Saturday I took a road trip to Big Falls and the Twomey Williams Forest Road. Wow! What a road! It goes right through the bog.
One of the top 10 birds that birders want to see is the Connecticut Warbler, Oporornis agilis. We are so lucky to have this unique Warbler here in Minnesota. However, the name is completely wrong, these Warblers are extremely rare in Connecticut, they are only migrants in that state. They should really be called Bog Warblers because that is the very specialized habitat where they occur.
West of Big Falls on the Twomey Williams Forest Road, there were several places along the road where Connecticut Warblers could be heard singing from the thick Spruce forest. I have also found Connecticut Warblers on the Echo Trail at Astrid Lake.
This Connecticut Warbler was just getting ready to fly, it shows a good view of their yellow breast and prominent and “complete” eye ring. They have a gray hood and pink legs and their beaks are pink with a dark tip.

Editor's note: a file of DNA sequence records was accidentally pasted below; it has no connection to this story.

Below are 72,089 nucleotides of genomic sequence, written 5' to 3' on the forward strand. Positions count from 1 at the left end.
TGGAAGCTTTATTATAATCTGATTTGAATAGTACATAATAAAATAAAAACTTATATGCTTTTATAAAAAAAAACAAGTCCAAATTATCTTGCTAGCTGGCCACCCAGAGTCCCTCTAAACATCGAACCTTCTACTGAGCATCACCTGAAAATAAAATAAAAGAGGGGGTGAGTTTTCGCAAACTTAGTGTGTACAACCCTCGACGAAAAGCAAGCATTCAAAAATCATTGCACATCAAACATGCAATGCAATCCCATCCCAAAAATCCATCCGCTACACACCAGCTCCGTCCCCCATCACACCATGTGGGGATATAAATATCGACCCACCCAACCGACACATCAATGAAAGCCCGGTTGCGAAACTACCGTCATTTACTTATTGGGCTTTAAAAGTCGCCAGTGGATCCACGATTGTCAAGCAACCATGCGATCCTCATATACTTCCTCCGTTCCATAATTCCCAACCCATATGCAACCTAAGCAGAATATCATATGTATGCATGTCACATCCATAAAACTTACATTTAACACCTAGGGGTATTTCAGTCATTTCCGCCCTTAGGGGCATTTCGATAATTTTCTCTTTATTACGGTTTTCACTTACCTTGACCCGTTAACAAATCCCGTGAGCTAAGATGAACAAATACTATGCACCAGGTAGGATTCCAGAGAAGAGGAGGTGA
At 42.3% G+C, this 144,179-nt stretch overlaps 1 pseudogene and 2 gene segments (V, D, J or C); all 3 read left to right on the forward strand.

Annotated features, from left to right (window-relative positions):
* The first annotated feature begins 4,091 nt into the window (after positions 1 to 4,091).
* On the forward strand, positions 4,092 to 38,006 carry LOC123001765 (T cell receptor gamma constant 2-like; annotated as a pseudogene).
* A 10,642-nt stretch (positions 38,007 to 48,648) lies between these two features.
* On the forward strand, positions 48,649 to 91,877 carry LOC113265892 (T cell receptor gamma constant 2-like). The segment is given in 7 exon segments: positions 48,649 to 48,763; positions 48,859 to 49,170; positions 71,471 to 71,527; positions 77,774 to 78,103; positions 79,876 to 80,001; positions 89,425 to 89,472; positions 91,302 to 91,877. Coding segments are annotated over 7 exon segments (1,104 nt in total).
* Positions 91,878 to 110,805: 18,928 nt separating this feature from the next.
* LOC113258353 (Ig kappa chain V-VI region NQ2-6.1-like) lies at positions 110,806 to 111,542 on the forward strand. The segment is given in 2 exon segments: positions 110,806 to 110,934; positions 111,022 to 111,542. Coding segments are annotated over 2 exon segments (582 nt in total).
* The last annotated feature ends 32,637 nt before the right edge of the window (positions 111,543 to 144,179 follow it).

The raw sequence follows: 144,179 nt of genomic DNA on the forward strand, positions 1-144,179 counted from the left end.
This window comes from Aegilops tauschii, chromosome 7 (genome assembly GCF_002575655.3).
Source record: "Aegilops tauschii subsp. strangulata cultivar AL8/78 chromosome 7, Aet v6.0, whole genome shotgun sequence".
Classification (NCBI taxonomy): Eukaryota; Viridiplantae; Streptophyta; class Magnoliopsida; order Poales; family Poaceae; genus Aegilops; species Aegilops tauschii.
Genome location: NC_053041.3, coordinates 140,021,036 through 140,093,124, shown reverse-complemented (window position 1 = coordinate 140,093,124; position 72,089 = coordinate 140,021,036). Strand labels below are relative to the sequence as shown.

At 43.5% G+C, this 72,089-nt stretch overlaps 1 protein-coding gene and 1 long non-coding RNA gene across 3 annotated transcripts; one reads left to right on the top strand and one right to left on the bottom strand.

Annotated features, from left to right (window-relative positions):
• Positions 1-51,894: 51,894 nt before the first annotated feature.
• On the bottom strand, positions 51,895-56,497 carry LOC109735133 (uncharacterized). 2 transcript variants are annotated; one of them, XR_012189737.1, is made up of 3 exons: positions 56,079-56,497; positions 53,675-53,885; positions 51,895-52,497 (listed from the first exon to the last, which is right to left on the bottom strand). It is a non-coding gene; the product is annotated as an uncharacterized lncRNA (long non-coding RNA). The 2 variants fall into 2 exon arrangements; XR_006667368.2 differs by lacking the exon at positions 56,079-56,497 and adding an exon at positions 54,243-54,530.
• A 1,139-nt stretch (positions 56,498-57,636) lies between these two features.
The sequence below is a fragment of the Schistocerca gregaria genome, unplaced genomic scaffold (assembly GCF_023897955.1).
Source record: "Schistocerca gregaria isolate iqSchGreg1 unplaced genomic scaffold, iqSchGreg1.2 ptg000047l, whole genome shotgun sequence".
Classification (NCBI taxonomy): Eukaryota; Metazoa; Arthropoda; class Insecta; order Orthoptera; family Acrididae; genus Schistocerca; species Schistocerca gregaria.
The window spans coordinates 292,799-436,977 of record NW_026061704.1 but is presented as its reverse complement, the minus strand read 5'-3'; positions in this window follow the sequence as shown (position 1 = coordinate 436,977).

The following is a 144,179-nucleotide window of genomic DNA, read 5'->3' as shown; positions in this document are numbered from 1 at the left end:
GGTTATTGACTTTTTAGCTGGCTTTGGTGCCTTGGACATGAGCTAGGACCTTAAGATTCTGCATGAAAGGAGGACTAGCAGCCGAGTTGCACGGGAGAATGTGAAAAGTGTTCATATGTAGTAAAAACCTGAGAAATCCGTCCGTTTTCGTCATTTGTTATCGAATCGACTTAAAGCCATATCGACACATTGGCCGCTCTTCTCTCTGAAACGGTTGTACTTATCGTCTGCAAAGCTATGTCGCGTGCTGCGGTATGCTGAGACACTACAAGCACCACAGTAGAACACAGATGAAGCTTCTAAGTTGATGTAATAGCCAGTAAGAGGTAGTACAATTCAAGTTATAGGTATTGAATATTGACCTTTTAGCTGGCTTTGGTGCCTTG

As far as Warblers go, the Connecticut Warbler is rather large in comparison to other Wood-Warblers. Connecticut’s are 5.75 inches from tip to tail with a 9 inch wingspan; compare that to the Northern Parula (another Warbler) at only 4.5 inches. The above photo shows their long legs. The Connecticut Warbler is known for walking along the tree branches as opposed to hopping, and they skulk through the underbrush and are very secretive. “Its secretive behavior and preference for breeding habitat in remote areas with abundant insect life has made it very difficult to study.” from The Birds of North America on-line. The Connecticut Warbler winters in northern South America where little is known about their habits. Unfortunately loss of habitat in South America is putting this very special Warbler at great risk, along with a number of other Warbler species that come up to Minnesota in the summer.